The World Bank and the Department for International Development (DFID) offered technical and financial support.
The new index shows that 28.6% of Nepalis are still multidimensionally poor – meaning that their lives are battered by several deprivations simultaneously. But it also reveals that Nepal actually halved its official MPI between 2006 and 2014, from 0.313 to 0.127.
Swarnim Waglé, Vice-Chair of the National Planning Commission said, “the MPI confirms that the pace of poverty reduction in Nepal, measured both on monetary and non-monetary terms, has been impressive. But the span of human deprivations, especially on nutrition and schooling, poses a formidable policy challenge in specific areas.” He expressed hope that the MPI, disaggregated by provinces, would give Nepal’s new beginning as a federal country an influential policy head start.
OPHI Director Dr Sabina Alkire acclaimed the scale of national poverty reduction as “both dramatic and encouraging”. She said “This Nepali achievement shows that change is not only possible but can also be accelerated”.
The Nepal MPI follows the indicators of the Global MPI, having three dimensions and ten indicators such as malnutrition, low education, or inadequate sanitation. Using the latest data from the Multiple Indicator Cluster Survey (MICS) 2014, it adapts the Global MPI to national needs, for example in the case of Nepal to include roofing materials.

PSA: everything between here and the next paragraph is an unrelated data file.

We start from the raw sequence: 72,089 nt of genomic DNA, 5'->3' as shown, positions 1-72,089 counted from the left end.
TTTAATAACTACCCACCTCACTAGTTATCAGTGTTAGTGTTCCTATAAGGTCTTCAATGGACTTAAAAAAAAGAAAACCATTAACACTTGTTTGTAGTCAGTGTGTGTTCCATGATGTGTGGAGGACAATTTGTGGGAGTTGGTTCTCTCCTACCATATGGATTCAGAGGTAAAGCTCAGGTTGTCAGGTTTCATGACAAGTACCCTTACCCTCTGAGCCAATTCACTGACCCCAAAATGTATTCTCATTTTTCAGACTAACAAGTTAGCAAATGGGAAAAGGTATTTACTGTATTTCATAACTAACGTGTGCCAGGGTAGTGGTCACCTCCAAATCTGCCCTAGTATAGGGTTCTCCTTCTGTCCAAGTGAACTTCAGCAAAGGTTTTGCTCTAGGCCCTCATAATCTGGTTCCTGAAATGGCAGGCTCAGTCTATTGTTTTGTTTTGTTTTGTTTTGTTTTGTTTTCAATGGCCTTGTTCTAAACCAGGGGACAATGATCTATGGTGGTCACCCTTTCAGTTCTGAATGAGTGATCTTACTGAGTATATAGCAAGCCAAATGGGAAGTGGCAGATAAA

The index exposes substantial variations in the rate of poverty across the newly formed seven provinces of Nepal. Provinces 6 and 2 have the highest rates of multidimensional poverty – about half of the people are poor. In Provinces 5 and 7, the rate is 30%, and in Provinces 3 and 4, it is less than 15%. The study provides briefings on multidimensional poverty in each of the provinces. As the new provincial governments take up their responsibilities, the MPI can be used to shape budgets and multi-sectoral policies that will accelerate progress in the coming period.
The Nepal MPI also disaggregated by age group, showing that children aged 0-9 years are the poorest age cohort, with 41.6% of them living in multidimensional poverty. Even allowing for the design structure, it is clear that children in Nepal are disproportionately affected by multidimensional poverty, as is the case in many countries.
Nepal has made statistically significant progress in each of the MPI’s ten component indicators from 2006-2011-2014. The indicators with the highest contributions to poverty are malnutrition and insufficient years of schooling. In the future, it is anticipated that the Nepal MPI launched today will be used to shape social policy and to monitor its effectiveness.
The Multidimensional Poverty Index report is available here.